7. The Tory vote share barely moved in the two council by-elections we’ve had. In Regency it went from 21.5% to 22.1% and in Goldsmid it went from 30.1% to 29.2%. David Cameron was even featured in the literature for the Tory Regency by-election campaign.

    I think there’s a core Tory vote in Brighton & Hove but most others have no appetite for supporting the Conservatives. So there’s not as much room for growth in the Tories. Their only hope is to split the progressive vote enough between the other parties that they squeeze past.

    Yes Labour have made some improvements over 13 years, no doubt about it, it would be hard not to over so long. But they’ve also done plenty of appalling things including two foreign wars, rampant privatisation, failure to deliver oft-promised electoral reform and growing inequality partly thanks to a ridiculously over-complicated tax system.

    There are too many people who will never vote Labour ever again after those betrayals. Given the Green’s strong local track record, we are the clear choice for ensuring Brighton Pavilion has a progressive MP in the next Parliament.

    • You speak about Labour’s “privatization” as though it has been an utter disaster, Kitkat. That isn’t the case. ISTCs in the health service have led to improved standards. PFI has allowed for rapid investment in public infrastructure that was sorely needed back in 1997.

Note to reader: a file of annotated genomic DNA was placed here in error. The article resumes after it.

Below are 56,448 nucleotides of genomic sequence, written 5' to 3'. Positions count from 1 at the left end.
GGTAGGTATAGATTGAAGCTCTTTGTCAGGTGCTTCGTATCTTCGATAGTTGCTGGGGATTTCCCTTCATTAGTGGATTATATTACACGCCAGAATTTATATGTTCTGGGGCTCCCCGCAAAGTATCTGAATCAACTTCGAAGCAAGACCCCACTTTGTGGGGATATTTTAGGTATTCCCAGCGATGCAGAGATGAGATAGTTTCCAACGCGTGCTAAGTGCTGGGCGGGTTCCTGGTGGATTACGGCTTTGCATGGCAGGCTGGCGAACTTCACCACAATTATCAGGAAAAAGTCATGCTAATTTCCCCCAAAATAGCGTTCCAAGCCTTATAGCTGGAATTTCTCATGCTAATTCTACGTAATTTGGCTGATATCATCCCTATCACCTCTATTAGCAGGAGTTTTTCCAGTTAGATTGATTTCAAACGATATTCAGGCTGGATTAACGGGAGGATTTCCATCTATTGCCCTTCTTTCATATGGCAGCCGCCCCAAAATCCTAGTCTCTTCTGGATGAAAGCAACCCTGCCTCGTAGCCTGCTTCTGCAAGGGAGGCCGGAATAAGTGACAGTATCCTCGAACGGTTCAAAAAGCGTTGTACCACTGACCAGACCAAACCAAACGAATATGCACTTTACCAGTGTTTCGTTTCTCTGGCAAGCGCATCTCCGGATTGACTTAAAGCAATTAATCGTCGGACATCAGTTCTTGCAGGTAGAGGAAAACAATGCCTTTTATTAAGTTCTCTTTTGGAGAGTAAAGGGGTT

Quality should be the only yardstick, Comrade Cllr.

  8. Alexander, yes let’s talk about standards and quality… ISTCs are hardly a good example. They are hugely expensive:

    * They get paid regardless of whether they do the operations they were predicted to, and at a higher rate than NHS trusts do for the same piece of work;

    * They do poorer quality work which needs far more remedial interventions than NHS work e.g. 18% revisions from one ISTC’s work versus 0.9% for NHS work;

    * They cherry pick easy cases leaving the complex expensive ones to NHS trusts. For orthopaedics alone this costs Brighton & Sussex Universities Hospitals Trust £2-3 million a year;

    * PFI is hardly a charm – it has cost the taxpayer billions more than treasury-based lending and results in poorer quality services e.g. the Brighton & Hove schools PFI which was recently reviewed.

    Some links with more info on ISTCs:
    http://www.jasonkitcat.com/2009/09/more-evidence-that-private-treatment-centres-are-expensive/
    http://www.jasonkitcat.com/2008/12/fighting-for-a-public-spirited-nhs-stopping-the-new-profit-based-contracts-of-istcs-and-amps/

    One transport: Train fares – skyrocketing; tube refurbishment – one contract collapsed completely; for public services privatisation makes no sense whatsoever.